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Church center for United Nations marks 40 years

11/6/2003 News media contact: Linda Bloom · (646) 369-3759 · New York

A photograph is available.

By Tracy Early*

LINK: Click to open full size version of image
For 40 years, the Church Center for the United Nations, the United Methodist-owned building across the avenue from the United Nations headquarters in New York, has stood as a witness to Christian support for efforts in international diplomacy to advance the causes of peace, human rights, development and ecology. A 40th anniversary celebration is planned Nov. 10. UMNS photo by Richard Lord/WCC ©, Photo number 03-418, 11/6/03
NEW YORK (UMNS) -- For 40 years, a building across the avenue from the United Nations headquarters in New York has stood as a witness to Christian support for efforts in international diplomacy to advance the causes of peace, human rights, development and ecology.

Called the Church Center for the United Nations, the United Methodist-owned building at 777 U.N. Plaza provides 12 floors of office and meeting space for religious and other non-governmental organizations concerned with U.N. issues and is a focal point for their activities. A 40th anniversary celebration is planned Nov. 10.

The history of the events taking place in the building and the personalities involved has yet to be written. But, as former World Council of Churches executive Dwain Epps - who once staffed the council's liaison office in the center - suggests: "If walls could talk…!"

In the 1990s, when the world's attention turned to a series of international conferences - Rio on the environment, Cairo on population, Beijing on women, and others - unprecedented numbers of people from non-governmental organizations came to New York to follow the preparatory committees and try to influence their outcomes.

During the Cold War, a Methodist executive based in the building, Carl Soule, devoted much of his energies to building ties with people in Eastern Europe. When the struggles for majority rule in southern Africa were both prominent and highly controversial, particularly in the United States, leaders of that struggle found not only sympathy but also the practical support of a desk and a phone at the church center. A U.S. financier who now lives in the Bahamas, Sir John Templeton, visits every year to announce the winner of his religion-linked Templeton Prize.

The vision for the center originated with the Methodists, and it was constructed by the Methodist Board of Christian Social Concerns (now the United Methodist Board of Church and Society) with financial support from the Methodist Women's Division. In 1984, the Women's Division, United Methodist Board of Global Ministries, assumed ownership and full responsibility for its operation.

According to Epps, United Methodist Women deserve special tribute for seeing the role such a building could play, and for their willingness to invest a substantial amount of money in this vision. They put up $500,000 just for the land, a corner lot at an ideal central location providing a direct view of the U.N.'s General Assembly and Secretariat buildings.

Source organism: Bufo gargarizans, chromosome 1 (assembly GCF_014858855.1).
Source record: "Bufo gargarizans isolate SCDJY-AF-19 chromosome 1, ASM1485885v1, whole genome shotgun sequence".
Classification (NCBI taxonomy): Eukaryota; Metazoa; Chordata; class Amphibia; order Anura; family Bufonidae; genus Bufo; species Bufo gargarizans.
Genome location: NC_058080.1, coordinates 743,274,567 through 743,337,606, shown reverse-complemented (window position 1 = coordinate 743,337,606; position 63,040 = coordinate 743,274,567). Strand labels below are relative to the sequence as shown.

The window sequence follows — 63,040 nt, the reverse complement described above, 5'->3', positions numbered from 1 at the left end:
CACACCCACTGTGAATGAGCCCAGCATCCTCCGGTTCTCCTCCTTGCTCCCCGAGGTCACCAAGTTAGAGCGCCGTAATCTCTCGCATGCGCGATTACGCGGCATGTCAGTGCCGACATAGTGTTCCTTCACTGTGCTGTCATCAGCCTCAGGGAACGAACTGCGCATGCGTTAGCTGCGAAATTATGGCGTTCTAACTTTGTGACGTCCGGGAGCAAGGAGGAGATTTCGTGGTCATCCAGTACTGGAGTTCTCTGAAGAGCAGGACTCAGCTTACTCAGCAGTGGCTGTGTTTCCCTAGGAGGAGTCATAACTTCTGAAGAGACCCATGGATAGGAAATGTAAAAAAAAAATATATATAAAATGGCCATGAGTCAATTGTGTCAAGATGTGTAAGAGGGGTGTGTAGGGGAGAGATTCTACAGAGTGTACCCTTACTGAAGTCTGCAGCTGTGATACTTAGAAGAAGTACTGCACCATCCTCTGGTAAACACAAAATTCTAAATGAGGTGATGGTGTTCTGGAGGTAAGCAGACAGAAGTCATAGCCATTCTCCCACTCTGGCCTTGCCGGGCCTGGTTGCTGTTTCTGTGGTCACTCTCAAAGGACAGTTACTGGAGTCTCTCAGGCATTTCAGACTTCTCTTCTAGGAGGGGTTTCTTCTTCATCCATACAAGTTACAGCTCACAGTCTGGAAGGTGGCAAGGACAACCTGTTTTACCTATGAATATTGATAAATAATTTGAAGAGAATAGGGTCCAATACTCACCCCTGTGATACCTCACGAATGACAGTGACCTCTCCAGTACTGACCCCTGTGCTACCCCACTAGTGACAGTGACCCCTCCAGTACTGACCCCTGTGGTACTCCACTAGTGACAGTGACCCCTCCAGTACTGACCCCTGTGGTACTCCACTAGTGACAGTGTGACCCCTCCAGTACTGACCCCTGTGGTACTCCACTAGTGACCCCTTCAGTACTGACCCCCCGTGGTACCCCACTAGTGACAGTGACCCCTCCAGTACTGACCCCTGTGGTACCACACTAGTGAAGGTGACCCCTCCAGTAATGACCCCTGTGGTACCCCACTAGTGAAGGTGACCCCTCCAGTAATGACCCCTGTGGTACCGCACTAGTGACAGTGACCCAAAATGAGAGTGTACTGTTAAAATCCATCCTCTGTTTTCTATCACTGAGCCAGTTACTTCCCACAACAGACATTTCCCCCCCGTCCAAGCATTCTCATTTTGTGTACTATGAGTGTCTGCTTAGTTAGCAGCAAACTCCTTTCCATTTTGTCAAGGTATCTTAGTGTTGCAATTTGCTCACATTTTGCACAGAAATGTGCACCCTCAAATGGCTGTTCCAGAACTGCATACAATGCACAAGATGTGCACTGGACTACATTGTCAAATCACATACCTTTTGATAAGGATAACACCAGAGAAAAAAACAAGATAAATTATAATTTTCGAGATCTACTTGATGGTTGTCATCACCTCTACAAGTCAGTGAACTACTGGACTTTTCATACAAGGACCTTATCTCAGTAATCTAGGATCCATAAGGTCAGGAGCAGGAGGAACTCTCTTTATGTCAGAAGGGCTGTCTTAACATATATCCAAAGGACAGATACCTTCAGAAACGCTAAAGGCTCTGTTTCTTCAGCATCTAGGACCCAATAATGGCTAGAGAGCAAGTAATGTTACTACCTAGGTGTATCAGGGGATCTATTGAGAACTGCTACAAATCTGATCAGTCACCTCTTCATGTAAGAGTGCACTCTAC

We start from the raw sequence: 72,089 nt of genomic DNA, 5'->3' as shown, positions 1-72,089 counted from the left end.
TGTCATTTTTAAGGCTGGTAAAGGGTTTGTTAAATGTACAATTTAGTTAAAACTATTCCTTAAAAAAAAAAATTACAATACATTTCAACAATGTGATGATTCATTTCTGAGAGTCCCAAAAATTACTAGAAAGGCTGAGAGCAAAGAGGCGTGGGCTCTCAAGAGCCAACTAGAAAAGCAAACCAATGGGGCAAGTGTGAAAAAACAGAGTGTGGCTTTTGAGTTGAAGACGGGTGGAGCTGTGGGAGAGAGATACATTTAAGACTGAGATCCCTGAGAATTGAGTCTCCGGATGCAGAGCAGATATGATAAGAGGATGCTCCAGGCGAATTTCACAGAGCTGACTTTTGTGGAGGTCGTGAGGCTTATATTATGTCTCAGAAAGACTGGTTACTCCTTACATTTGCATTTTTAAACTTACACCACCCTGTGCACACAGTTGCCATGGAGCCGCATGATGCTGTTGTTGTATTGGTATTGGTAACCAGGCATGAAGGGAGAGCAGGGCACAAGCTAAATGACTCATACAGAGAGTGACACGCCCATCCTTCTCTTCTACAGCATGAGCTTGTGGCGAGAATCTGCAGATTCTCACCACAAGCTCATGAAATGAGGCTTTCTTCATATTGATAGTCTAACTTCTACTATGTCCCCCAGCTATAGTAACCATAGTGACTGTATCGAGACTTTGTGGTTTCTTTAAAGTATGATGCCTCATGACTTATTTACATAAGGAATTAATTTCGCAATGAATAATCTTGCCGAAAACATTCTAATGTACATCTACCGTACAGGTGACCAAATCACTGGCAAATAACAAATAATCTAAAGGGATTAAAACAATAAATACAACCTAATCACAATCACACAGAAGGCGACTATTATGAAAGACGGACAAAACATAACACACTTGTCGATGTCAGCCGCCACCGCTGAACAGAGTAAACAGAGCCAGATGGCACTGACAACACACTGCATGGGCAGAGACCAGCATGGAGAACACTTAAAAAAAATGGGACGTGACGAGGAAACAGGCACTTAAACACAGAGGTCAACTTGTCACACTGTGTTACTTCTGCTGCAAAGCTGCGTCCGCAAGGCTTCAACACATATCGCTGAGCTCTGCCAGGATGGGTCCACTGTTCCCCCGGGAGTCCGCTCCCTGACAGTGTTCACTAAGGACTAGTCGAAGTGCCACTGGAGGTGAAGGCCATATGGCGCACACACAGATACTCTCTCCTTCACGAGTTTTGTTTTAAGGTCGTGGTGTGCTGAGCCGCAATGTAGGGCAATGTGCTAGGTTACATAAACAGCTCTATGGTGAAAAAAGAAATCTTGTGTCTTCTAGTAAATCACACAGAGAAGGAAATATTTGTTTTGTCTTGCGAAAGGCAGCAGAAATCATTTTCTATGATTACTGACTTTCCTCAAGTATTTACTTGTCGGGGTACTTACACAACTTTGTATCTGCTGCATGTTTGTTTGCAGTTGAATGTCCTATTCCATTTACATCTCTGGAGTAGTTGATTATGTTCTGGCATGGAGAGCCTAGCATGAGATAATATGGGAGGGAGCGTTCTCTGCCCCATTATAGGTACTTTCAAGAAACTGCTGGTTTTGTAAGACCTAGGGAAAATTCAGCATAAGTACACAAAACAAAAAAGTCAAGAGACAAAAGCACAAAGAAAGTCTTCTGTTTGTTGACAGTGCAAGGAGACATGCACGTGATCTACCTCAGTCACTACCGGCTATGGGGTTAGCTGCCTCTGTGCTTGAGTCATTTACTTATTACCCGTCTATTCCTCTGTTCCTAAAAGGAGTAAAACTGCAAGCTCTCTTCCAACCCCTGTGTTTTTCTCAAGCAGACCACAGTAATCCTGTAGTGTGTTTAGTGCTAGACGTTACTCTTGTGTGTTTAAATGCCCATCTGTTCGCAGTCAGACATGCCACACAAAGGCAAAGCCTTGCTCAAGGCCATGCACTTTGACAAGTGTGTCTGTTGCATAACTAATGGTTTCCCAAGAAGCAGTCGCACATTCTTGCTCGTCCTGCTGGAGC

From the beginning, the building was a church center, not a Methodist one, and it has served as a place where the needs of the world community were addressed ecumenically. There, United Methodists join forces with Quakers, Unitarian Universalists, Presbyterians, Seventh Day Adventists, Lutherans and other denominations.

The religious groups, which receive priority for rental space, occupy about half the building's offices, and the rest is used by non-governmental organizations like the International Women's Tribune Centre, Rotary International, International Peace Academy and World Federalist Association.

A key person at the center is Mia Adjali, who was working for the Methodist women when the building was planned, served on the staff there from the opening in 1963, and today directs the United Methodist Office, which includes a representative of the Board of Church and Society.

Born in Algeria to Methodist missionaries from Norway, she had a special interest in Africa, and during the period of struggle for majority rule in southern Africa, helped arrange for national liberation groups to work at the center when they came to the United Nations.

In the beginning, Adjali said, the church offices concentrated largely on constituency education, and that this remains a big part of the work. People come from across the United States to seminars where they hear church and U.N. representatives reporting on world issues and how they are addressed at the United Nations.

But subsequently, more church offices secured consultative status with the U.N. Economic and Social Council (ECOSOC), and this enables them to participate in its commissions by suggesting language for statements, sharing information and presenting church positions on issues, Adjali explained. The United Nations itself, she added, has become more open to the views of churches and other non-governmental organizations.

Epps said that although the churches have not exerted major influence on the United Nations, they have had some success in shaping that body's agenda and the tone of debate. "They have kept in the forefront a moral and ethical approach to global issues that tended to be treated as mechanics," he noted.

The center has a chaplain's office, currently unfilled, for people who may be looking for religious counsel. A chapel on the ground floor, designed for people of various religions, serves for weddings, memorial services and commemorative occasions of many kinds.

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*Tracy Early, a freelance writer in New York, wrote this story for the World Council of Churches, which originally distributed it.

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